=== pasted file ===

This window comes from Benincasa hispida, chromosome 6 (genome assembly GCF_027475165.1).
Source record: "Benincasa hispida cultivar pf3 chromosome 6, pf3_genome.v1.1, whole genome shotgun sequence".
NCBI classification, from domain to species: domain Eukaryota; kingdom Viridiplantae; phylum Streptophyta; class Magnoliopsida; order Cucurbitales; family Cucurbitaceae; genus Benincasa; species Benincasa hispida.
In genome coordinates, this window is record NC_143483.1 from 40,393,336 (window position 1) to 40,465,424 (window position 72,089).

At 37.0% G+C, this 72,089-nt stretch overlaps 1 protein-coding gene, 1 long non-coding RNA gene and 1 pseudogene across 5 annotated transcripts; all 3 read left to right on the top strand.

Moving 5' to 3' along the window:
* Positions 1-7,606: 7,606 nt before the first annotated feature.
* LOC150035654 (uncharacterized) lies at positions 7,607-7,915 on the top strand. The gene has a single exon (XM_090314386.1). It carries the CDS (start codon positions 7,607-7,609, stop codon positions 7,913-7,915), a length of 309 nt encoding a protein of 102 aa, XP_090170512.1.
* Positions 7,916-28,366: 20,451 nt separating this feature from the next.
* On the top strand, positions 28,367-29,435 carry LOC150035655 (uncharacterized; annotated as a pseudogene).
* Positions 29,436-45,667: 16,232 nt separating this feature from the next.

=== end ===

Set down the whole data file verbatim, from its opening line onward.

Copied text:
This window comes from Benincasa hispida, chromosome 6 (genome assembly GCF_027475165.1).
Source record: "Benincasa hispida cultivar pf3 chromosome 6, pf3_genome.v1.1, whole genome shotgun sequence".
NCBI classification, from domain to species: domain Eukaryota; kingdom Viridiplantae; phylum Streptophyta; class Magnoliopsida; order Cucurbitales; family Cucurbitaceae; genus Benincasa; species Benincasa hispida.
In genome coordinates, this window is record NC_143483.1 from 40,393,336 (window position 1) to 40,465,424 (window position 72,089).

At 37.0% G+C, this 72,089-nt stretch overlaps 1 protein-coding gene, 1 long non-coding RNA gene and 1 pseudogene across 5 annotated transcripts; all 3 read left to right on the top strand.

Moving 5' to 3' along the window:
* Positions 1-7,606: 7,606 nt before the first annotated feature.
* LOC150035654 (uncharacterized) lies at positions 7,607-7,915 on the top strand. The gene has a single exon (XM_090314386.1). It carries the CDS (start codon positions 7,607-7,609, stop codon positions 7,913-7,915), a length of 309 nt encoding a protein of 102 aa, XP_090170512.1.
* Positions 7,916-28,366: 20,451 nt separating this feature from the next.
* On the top strand, positions 28,367-29,435 carry LOC150035655 (uncharacterized; annotated as a pseudogene).
* Positions 29,436-45,667: 16,232 nt separating this feature from the next.